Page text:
Sixtus Baggio Leung Chung-hang (restrained in group) and Yau Wai-ching (with microphone) on the chamber floor. Photo: Felix Wong

> At Andrew Leung’s request, a team of police officers arrived at the chaotic scene, and three security guards were sent to hospital.

> The Legco president rejected Democratic Party lawmaker James To Kun-sun’s request to move an urgent question about interpretation of the Basic Law, Hong Kong’s mini-constitution. To cited media reports the National People’s Congress Standing Committee was considering the possibility.

 Yau Wai-ching speaking after being taken away from the Legco chamber in Tamar. Photo: Sam Tsang

> In the main chamber, Andrew Leung suspended Legco’s meeting for 30 minutes at 11:30am and changed the meeting venue after the two localists stormed the chamber. The two had been banned from attending until they are formally sworn in.

> Localist Lau Siu-lai, whose original oath was invalidated because of the extremely slow manner in which she recited it, was successfully sworn in.

3.35pm – Andrew Leung condemns violence

Legco president Andrew Leung Kwan-yuen condemns the violent acts of the Youngspiration duo and their supporters. He says six security guards were injured in the row.

 Legco president Andrew Leung Kwan-yuen condemned the chaos that led to injuries. Photo: Sam Tsang

Leung says news that Beijing planned to interpret the Basic Law in order to settle the oath saga was premature. He says the Hong Kong court’s hearing of the oath-taking case is still on for tomorrow as far as he knows.

2pm – No contrition from Youngspiration duo

Baggio Leung and Yau Wai-ching appear unapologetic over the injuries, saying some assistants to other lawmakers were injured too. He says the Legco president and Secretariat should bear full responsibility for the chaos and injuries.

“I’ll send them my regards,” he says when asked whether he will apologise to the injured officers.

I call on them not to take orders from bosses that are unreasonable and unlawful

“I call on them not to take orders from bosses that are unreasonable and unlawful,” he adds. “They have a choice.”

The two say they only meant to enter the meeting room and perform their duties as lawmakers and did not mean to hurt anyone.

Leung explains why he and Yau changed their minds about staying away from the meeting and decided instead to storm the conference room – Andrew Leung’s rejection of James To’s motion to debate Beijing’s possible interpretation of the Basic Law.

“If the legislature cannot even debate this major issue, what is it doing here?” he asks.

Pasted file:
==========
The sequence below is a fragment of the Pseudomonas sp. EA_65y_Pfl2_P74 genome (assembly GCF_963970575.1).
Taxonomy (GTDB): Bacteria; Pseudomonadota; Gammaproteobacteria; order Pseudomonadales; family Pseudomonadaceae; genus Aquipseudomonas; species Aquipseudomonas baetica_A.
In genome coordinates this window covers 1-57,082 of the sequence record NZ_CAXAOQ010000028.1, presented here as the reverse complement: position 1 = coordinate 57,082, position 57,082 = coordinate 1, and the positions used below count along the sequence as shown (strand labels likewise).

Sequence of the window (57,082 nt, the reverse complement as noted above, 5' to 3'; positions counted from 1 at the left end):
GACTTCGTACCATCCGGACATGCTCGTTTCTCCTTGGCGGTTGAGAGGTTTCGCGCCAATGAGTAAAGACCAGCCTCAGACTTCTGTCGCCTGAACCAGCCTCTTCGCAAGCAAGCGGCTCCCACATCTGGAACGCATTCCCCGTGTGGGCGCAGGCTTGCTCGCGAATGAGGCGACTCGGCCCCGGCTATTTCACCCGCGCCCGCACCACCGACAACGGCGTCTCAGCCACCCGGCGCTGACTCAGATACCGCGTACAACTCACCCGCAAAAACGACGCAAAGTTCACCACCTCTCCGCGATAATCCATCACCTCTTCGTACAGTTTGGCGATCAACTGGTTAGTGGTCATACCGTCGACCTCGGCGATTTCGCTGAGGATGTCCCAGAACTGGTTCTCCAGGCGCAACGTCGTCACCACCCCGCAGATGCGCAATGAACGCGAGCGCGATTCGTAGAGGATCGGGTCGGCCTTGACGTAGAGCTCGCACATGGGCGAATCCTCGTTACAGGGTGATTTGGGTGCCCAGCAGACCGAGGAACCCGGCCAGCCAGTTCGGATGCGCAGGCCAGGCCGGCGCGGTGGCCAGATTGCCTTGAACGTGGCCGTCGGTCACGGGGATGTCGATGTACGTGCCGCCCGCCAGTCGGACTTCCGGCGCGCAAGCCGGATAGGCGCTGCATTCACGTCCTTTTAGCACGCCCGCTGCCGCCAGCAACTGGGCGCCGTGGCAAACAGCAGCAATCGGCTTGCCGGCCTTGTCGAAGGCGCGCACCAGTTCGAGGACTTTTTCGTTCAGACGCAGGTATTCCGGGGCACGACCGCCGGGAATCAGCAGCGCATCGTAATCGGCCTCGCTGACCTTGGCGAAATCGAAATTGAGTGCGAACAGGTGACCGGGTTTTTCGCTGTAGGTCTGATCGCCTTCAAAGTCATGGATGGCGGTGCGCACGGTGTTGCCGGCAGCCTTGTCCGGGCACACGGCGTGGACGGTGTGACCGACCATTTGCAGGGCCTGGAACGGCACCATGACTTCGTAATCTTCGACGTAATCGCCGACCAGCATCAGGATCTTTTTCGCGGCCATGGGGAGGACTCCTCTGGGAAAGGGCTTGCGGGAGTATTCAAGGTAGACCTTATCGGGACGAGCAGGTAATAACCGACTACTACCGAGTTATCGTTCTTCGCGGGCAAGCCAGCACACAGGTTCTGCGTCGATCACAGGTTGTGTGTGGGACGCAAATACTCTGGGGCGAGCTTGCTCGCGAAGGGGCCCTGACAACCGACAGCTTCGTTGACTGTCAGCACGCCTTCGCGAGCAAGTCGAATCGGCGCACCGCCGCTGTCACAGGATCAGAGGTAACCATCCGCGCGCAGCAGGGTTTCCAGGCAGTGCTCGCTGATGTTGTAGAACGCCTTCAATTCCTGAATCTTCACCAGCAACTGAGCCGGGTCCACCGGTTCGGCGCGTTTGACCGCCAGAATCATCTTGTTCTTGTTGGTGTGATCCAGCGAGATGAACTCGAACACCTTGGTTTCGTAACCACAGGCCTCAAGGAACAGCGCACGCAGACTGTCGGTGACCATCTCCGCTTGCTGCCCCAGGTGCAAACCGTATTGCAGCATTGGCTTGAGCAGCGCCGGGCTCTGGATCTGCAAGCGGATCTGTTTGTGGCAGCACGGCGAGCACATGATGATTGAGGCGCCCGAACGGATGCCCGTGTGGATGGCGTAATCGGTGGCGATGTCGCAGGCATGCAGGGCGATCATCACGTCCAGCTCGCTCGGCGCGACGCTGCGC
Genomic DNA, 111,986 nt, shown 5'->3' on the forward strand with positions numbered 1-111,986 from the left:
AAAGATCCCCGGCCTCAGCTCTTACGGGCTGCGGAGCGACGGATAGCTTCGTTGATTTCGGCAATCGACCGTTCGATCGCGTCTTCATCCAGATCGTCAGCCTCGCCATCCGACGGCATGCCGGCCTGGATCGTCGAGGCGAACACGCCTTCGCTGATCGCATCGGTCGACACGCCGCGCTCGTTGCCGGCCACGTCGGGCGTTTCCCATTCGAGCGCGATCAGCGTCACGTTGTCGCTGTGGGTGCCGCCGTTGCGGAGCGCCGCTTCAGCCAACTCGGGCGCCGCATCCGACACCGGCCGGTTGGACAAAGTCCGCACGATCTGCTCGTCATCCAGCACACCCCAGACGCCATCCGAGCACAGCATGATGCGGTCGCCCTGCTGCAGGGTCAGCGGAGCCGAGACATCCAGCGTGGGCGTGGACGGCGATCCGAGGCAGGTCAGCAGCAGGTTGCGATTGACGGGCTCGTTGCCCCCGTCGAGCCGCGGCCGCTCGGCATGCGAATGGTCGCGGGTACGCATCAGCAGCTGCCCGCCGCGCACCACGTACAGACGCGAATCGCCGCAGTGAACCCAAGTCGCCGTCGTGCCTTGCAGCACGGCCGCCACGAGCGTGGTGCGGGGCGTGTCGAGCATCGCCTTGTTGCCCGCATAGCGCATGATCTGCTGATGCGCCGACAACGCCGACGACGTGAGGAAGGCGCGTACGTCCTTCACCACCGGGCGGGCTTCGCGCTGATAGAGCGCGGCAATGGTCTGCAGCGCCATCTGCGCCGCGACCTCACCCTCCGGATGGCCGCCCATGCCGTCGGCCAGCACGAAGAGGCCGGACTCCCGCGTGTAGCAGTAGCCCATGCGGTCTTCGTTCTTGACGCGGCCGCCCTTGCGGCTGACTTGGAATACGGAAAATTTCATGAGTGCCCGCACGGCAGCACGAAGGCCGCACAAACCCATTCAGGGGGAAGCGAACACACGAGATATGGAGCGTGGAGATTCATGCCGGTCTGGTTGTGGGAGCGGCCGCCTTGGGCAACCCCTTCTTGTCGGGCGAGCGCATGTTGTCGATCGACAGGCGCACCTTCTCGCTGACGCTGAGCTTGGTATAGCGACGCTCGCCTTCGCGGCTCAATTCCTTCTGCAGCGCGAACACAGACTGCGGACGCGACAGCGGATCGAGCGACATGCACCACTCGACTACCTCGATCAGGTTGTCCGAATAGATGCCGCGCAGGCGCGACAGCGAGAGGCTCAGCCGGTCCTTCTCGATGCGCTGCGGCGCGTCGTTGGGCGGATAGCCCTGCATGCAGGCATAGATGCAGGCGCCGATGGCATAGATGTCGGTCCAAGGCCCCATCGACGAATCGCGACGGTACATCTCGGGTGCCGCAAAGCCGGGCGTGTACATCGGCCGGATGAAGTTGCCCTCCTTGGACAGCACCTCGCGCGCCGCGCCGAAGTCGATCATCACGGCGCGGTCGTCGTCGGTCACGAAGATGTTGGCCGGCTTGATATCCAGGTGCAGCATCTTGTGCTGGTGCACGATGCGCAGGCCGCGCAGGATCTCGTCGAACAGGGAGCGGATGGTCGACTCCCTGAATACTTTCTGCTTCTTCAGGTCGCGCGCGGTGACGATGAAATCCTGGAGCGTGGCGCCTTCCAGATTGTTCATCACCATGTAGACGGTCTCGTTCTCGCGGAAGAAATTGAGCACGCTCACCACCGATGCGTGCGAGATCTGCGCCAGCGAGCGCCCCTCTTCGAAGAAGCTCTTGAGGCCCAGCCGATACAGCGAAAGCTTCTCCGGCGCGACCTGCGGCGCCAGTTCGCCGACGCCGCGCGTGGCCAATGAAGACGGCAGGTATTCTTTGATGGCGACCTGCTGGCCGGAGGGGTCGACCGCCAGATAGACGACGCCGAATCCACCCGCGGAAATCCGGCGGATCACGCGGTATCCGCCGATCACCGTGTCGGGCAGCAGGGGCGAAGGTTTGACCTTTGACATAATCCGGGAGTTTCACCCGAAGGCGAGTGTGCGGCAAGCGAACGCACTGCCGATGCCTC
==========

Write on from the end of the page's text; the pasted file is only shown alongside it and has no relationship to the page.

1.50pm – ‘Totally unacceptable’

Pro-establishment lawmakers say after the meeting that the Legco Commission should hold an emergency meeting to discuss how to improve security arrangements to prevent security guards from being injured again.

DAB lawmaker Starry Lee Wai-king says she was informed about the decision to call the police to intervene and that she agreed with it.

“Our security guards are not professional enough and they need help,” she says. “[The violence] is totally unacceptable and all those involved should be condemned.”

 A Legco security employee being carried out today. Photo: Sam Tsang

1.31pm – Carried out on stretchers

Four Legislative Council security employees are receiving medical help, with three being brought out on stretchers. One is given an oxygen mask.

In total, three security guards – one woman and two men – are being sent to hospital following the chaos.

1.25pm – ‘Is this Legco or a police station?’

“Long Hair” Leung Kwok-hung tries to block police officers from entering the conference room.

“Is this Legco or a police station?” he asks.

 “Long Hair” Leung Kwok-hung trying to block police at Legco. Photo: Sam Tsang

Moments earlier, the radical pro-democracy lawmaker blasts Legco president Andrew Leung Kwan-yuen for notifying the police, calling the decision “a very serious and unreasonable event”.

 Medical attention inside Legco’s conference room where today’s meeting was held and adjourned. Photo: Joyce Ng

1.20pm – Police arrive

At least seven police officers arrive at Legco following the chaos outside conference room 1. By law, police officers are not authorised to enter the legislature unless they are invited by the Legco president and the Secretary-General.

The officers include members of Police Tactical Unit. They have yet to explain their purpose.